• Suppose we have a function f (whose running time is) in \(O(F)\). Let’s say we run it \(p\) times, for some given constant. The running time of the resulting code is then \(p \times O(F)\). However, observe that this is really no different from \(O(F)\): we can simply use a bigger constant for \(c\) in the definition of \(O(\cdot)\)—in particular, we can just use \(pc\). Conversely, then, \(O(pF)\) is equivalent to \(O(F)\). This is the heart of the intution that “multiplicative constants don’t matter”.

  • Suppose we have two functions, f in \(O(F)\) and g in \(O(G)\). If we run f followed by g, we would expect the running time of the combination to be the sum of their individual running times, i.e., \(O(F) + O(G)\). You should convince yourself that this is simply \(O(F + G)\).

  • Suppose we have two functions, f in \(O(F)\) and g in \(O(G)\). If f invokes g in each of its steps, we would expect the running time of the combination to be the product of their individual running times, i.e., \(O(F) \times O(G)\). You should convince yourself that this is simply \(O(F \times G)\).

These three operations—addition, multiplication by a constant, and multiplication by a function—cover just about all the cases.To ensure that the table fits in a reasonable width, we will abuse notation. For instance, we can use this to reinterpret the tabular operations above (assuming everything is a function of \(k\)):

|Q|

    

#Q

    

TotQ

    

|A|

    

#A

    

TotA

    

Total

\(O(1)\)

    

\(O(k)\)

    

\(O(k)\)

    

\(O(1)\)

    

\(O(1)\)

    

\(O(1)\)

    

\(O(k)\)

\(O(1)\)

    

\(O(k)\)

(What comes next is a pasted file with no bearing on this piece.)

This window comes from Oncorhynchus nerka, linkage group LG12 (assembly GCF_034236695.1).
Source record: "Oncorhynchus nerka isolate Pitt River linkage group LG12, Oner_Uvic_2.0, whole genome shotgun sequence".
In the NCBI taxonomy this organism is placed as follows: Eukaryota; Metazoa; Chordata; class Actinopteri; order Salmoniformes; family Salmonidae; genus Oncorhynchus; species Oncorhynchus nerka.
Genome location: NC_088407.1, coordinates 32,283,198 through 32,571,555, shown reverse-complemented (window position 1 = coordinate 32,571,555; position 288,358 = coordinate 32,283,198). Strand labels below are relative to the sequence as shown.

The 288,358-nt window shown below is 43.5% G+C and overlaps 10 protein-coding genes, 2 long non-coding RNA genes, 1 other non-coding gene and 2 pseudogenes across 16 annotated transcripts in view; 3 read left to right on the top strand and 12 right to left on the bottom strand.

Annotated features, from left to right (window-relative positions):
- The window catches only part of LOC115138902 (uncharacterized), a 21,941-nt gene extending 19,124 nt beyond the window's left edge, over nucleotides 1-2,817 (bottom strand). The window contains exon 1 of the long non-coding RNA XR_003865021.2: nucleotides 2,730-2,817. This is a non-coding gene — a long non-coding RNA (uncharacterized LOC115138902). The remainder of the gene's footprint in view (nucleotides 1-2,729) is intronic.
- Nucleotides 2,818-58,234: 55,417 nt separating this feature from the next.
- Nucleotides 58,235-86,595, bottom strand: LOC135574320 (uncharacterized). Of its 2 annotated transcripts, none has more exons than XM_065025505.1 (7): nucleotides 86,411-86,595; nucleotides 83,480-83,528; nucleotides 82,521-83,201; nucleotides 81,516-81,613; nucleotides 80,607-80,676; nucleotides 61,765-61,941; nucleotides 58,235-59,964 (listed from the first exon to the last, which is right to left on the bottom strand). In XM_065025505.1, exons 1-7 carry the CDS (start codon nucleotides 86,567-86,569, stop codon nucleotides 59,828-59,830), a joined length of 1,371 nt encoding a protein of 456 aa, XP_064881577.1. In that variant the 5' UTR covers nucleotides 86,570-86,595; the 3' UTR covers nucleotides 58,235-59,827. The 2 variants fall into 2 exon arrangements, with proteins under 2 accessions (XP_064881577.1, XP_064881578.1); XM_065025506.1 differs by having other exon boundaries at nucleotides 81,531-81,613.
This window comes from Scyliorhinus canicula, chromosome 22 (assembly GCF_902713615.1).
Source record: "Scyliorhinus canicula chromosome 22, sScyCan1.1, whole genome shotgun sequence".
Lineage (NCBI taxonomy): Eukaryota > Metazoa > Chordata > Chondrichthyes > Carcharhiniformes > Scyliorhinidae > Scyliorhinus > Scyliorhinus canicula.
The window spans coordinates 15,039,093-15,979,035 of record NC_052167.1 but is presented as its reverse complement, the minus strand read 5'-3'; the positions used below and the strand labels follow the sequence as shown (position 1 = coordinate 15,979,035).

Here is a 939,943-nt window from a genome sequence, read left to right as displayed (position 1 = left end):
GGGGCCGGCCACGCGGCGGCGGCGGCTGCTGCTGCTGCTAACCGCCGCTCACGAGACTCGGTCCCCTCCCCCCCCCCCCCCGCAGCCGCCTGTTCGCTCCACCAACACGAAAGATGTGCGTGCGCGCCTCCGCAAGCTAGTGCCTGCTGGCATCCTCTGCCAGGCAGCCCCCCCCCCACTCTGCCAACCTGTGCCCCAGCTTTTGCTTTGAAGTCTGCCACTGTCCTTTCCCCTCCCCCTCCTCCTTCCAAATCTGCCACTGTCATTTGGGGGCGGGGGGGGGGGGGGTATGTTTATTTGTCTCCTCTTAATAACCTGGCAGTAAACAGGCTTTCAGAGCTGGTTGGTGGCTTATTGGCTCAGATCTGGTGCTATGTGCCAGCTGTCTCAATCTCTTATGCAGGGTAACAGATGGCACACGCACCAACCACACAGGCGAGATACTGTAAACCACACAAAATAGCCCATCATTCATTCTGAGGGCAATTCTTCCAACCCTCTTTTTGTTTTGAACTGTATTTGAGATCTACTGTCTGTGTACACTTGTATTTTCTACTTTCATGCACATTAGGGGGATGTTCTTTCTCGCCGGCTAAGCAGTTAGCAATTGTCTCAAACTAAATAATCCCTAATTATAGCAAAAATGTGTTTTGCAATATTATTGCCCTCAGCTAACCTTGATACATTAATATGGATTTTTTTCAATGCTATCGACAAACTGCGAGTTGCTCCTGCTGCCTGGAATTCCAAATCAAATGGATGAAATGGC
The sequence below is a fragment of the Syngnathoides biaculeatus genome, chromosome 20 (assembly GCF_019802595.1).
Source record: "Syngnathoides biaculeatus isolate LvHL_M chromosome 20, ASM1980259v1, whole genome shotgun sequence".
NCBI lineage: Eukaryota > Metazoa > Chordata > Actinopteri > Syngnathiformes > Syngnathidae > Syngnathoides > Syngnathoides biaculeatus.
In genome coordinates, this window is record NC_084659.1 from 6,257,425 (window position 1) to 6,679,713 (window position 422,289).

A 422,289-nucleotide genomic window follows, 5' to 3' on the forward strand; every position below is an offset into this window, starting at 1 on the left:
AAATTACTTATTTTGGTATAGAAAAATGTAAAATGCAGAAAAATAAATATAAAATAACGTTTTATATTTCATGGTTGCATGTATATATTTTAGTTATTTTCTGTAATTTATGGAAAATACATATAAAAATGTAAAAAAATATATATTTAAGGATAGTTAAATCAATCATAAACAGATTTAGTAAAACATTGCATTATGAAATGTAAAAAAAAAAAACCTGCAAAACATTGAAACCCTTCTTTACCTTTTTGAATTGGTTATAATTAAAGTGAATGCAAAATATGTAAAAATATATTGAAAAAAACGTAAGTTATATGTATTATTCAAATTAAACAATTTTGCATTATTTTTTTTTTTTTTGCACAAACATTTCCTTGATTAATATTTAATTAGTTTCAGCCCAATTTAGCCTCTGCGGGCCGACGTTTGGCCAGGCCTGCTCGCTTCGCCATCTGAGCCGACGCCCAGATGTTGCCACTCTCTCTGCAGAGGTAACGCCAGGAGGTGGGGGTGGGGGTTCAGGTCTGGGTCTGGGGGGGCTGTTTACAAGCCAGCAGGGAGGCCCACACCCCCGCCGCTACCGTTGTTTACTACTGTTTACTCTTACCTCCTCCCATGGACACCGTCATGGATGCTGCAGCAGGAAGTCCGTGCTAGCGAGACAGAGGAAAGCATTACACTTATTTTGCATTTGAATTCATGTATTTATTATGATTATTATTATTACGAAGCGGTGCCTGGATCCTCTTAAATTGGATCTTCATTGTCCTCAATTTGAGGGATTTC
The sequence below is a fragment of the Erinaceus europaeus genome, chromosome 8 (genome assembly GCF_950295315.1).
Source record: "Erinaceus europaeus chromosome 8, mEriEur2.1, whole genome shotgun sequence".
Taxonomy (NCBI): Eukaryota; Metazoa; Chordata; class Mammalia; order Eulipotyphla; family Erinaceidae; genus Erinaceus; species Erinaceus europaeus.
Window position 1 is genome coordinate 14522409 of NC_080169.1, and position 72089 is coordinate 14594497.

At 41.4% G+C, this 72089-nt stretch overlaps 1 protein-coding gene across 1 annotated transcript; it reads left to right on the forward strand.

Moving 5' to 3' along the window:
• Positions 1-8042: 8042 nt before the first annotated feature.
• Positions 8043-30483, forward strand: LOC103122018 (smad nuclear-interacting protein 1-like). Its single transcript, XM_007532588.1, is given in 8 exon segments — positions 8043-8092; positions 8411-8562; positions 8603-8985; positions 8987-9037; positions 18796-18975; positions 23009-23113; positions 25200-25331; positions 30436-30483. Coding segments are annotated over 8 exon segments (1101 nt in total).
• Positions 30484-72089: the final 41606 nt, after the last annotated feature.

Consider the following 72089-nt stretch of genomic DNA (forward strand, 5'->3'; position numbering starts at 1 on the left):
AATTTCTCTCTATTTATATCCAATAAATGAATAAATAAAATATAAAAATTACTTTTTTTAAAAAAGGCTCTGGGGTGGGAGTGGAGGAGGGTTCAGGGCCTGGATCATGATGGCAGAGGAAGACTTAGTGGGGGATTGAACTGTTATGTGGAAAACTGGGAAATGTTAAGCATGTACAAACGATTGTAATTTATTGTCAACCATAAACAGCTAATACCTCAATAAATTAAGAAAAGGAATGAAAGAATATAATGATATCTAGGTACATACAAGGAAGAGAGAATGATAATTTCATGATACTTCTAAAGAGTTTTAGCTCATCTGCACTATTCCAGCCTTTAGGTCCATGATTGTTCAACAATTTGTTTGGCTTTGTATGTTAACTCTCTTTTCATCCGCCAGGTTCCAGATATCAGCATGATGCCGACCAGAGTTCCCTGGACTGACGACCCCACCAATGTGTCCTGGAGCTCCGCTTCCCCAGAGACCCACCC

\(O(k)\)

    

\(O(1)\)

    

\(O(k)\)

    

\(O(k)\)

    

\(O(k)\)

Because multiplication by constants doesn’t matter, we can replace the \(3\) with \(1\). Because addition of a constant doesn’t matter (run the addition rule in reverse), \(k+1\) can become \(k\). Adding this gives us \(O(k) + O(k) = 2 \times O(k) \in O(k)\). This justifies claiming that running len on a \(k\)-element list takes time in \(O([k \rightarrow k])\), which is a much simpler way of describing its bound than \(O([k \rightarrow 13k + 4])\). In particular, it provides us with the essential information and nothing else: as the input (list) grows, the running time grows proportional to it, i.e., if we add one more element to the input, we should expect to add a constant more of time to the running time.

14.10 Solving Recurrences

There is a great deal of literature on solving recurrence equations. In this section we won’t go into general techniques, nor will we even discuss very many different recurrences. Rather, we’ll focus on just a handful that should be in the repertoire of every computer scientist. You’ll see these over and over, so you should instinctively recognize their recurrence pattern and know what complexity they describe (or know how to quickly derive it).

Earlier we saw a recurrence that had two cases: one for the empty input and one for all others. In general, we should expect to find one case for each non-recursive call and one for each recursive one, i.e., roughly one per cases clause. In what follows, we will ignore the base cases so long as the size of the input is constant (such as zero or one), because in such cases the amount of work done will also be a constant, which we can generally ignore [Comparing Functions].

Exercise

Using induction, prove each of the above derivations.